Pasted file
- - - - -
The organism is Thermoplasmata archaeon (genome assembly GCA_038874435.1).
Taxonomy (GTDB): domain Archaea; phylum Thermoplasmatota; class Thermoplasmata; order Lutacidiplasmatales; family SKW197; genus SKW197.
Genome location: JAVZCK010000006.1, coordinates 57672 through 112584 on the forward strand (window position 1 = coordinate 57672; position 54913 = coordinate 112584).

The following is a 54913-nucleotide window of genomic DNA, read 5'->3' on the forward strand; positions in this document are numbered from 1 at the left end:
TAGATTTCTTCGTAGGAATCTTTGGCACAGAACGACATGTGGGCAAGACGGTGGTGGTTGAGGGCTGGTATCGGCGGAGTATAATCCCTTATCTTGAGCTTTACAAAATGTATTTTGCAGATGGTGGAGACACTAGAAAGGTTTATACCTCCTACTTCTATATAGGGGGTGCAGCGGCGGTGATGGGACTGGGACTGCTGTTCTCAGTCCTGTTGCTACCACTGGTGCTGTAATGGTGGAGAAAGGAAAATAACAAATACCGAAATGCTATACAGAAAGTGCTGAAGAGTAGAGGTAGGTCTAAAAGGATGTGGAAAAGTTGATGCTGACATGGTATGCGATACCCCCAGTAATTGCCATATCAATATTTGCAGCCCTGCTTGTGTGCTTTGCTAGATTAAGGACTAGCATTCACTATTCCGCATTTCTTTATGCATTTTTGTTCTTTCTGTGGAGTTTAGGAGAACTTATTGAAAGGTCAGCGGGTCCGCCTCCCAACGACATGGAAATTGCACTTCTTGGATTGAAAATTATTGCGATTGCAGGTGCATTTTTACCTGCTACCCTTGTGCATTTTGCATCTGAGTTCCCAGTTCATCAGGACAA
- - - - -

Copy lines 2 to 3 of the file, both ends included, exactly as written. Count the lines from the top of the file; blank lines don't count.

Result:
Taxonomy (GTDB): domain Archaea; phylum Thermoplasmatota; class Thermoplasmata; order Lutacidiplasmatales; family SKW197; genus SKW197.
Genome location: JAVZCK010000006.1, coordinates 57672 through 112584 on the forward strand (window position 1 = coordinate 57672; position 54913 = coordinate 112584).